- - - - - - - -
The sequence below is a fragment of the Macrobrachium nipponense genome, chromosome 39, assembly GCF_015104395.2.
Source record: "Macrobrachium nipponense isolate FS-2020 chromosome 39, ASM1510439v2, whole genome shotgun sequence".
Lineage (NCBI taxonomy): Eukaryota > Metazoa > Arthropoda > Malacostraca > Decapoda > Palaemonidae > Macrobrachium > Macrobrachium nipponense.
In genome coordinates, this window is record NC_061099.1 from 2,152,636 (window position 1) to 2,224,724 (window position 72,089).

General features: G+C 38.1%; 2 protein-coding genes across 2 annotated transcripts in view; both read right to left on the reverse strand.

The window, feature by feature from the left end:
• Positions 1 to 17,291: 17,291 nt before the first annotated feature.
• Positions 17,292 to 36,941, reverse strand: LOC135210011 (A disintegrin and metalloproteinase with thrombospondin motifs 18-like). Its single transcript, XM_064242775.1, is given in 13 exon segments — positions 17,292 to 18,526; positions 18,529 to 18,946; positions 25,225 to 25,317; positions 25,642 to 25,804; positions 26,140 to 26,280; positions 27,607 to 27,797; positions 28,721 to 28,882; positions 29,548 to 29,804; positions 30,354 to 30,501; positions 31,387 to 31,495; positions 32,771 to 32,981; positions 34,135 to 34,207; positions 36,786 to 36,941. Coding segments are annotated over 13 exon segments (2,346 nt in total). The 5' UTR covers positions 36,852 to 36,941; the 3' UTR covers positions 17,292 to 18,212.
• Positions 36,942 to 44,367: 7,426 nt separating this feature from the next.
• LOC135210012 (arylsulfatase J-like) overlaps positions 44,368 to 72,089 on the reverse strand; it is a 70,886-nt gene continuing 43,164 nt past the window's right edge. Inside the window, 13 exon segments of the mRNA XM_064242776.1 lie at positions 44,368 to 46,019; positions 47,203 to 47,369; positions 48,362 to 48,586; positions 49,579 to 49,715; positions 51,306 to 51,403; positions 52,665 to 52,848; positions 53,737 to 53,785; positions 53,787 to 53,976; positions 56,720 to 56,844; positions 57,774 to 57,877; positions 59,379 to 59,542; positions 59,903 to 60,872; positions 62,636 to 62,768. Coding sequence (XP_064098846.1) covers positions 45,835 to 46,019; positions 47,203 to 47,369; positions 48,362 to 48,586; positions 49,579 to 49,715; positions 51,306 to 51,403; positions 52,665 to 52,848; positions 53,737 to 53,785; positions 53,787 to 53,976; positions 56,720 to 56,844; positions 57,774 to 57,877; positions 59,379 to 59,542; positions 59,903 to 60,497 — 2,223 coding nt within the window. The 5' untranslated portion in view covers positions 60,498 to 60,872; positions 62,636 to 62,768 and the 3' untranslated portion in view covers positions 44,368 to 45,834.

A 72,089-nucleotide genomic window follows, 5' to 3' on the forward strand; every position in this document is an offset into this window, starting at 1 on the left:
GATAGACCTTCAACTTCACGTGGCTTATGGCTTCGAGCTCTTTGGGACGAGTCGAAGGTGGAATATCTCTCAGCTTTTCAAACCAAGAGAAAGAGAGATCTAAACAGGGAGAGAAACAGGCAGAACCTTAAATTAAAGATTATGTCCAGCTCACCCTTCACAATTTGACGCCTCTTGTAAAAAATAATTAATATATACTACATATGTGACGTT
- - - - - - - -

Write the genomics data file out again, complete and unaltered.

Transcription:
The sequence below is a fragment of the Macrobrachium nipponense genome, chromosome 39, assembly GCF_015104395.2.
Source record: "Macrobrachium nipponense isolate FS-2020 chromosome 39, ASM1510439v2, whole genome shotgun sequence".
Lineage (NCBI taxonomy): Eukaryota > Metazoa > Arthropoda > Malacostraca > Decapoda > Palaemonidae > Macrobrachium > Macrobrachium nipponense.
In genome coordinates, this window is record NC_061099.1 from 2,152,636 (window position 1) to 2,224,724 (window position 72,089).

General features: G+C 38.1%; 2 protein-coding genes across 2 annotated transcripts in view; both read right to left on the reverse strand.

The window, feature by feature from the left end:
• Positions 1 to 17,291: 17,291 nt before the first annotated feature.
• Positions 17,292 to 36,941, reverse strand: LOC135210011 (A disintegrin and metalloproteinase with thrombospondin motifs 18-like). Its single transcript, XM_064242775.1, is given in 13 exon segments — positions 17,292 to 18,526; positions 18,529 to 18,946; positions 25,225 to 25,317; positions 25,642 to 25,804; positions 26,140 to 26,280; positions 27,607 to 27,797; positions 28,721 to 28,882; positions 29,548 to 29,804; positions 30,354 to 30,501; positions 31,387 to 31,495; positions 32,771 to 32,981; positions 34,135 to 34,207; positions 36,786 to 36,941. Coding segments are annotated over 13 exon segments (2,346 nt in total). The 5' UTR covers positions 36,852 to 36,941; the 3' UTR covers positions 17,292 to 18,212.
• Positions 36,942 to 44,367: 7,426 nt separating this feature from the next.
• LOC135210012 (arylsulfatase J-like) overlaps positions 44,368 to 72,089 on the reverse strand; it is a 70,886-nt gene continuing 43,164 nt past the window's right edge. Inside the window, 13 exon segments of the mRNA XM_064242776.1 lie at positions 44,368 to 46,019; positions 47,203 to 47,369; positions 48,362 to 48,586; positions 49,579 to 49,715; positions 51,306 to 51,403; positions 52,665 to 52,848; positions 53,737 to 53,785; positions 53,787 to 53,976; positions 56,720 to 56,844; positions 57,774 to 57,877; positions 59,379 to 59,542; positions 59,903 to 60,872; positions 62,636 to 62,768. Coding sequence (XP_064098846.1) covers positions 45,835 to 46,019; positions 47,203 to 47,369; positions 48,362 to 48,586; positions 49,579 to 49,715; positions 51,306 to 51,403; positions 52,665 to 52,848; positions 53,737 to 53,785; positions 53,787 to 53,976; positions 56,720 to 56,844; positions 57,774 to 57,877; positions 59,379 to 59,542; positions 59,903 to 60,497 — 2,223 coding nt within the window. The 5' untranslated portion in view covers positions 60,498 to 60,872; positions 62,636 to 62,768 and the 3' untranslated portion in view covers positions 44,368 to 45,834.

A 72,089-nucleotide genomic window follows, 5' to 3' on the forward strand; every position in this document is an offset into this window, starting at 1 on the left:
GATAGACCTTCAACTTCACGTGGCTTATGGCTTCGAGCTCTTTGGGACGAGTCGAAGGTGGAATATCTCTCAGCTTTTCAAACCAAGAGAAAGAGAGATCTAAACAGGGAGAGAAACAGGCAGAACCTTAAATTAAAGATTATGTCCAGCTCACCCTTCACAATTTGACGCCTCTTGTAAAAAATAATTAATATATACTACATATGTGACGTT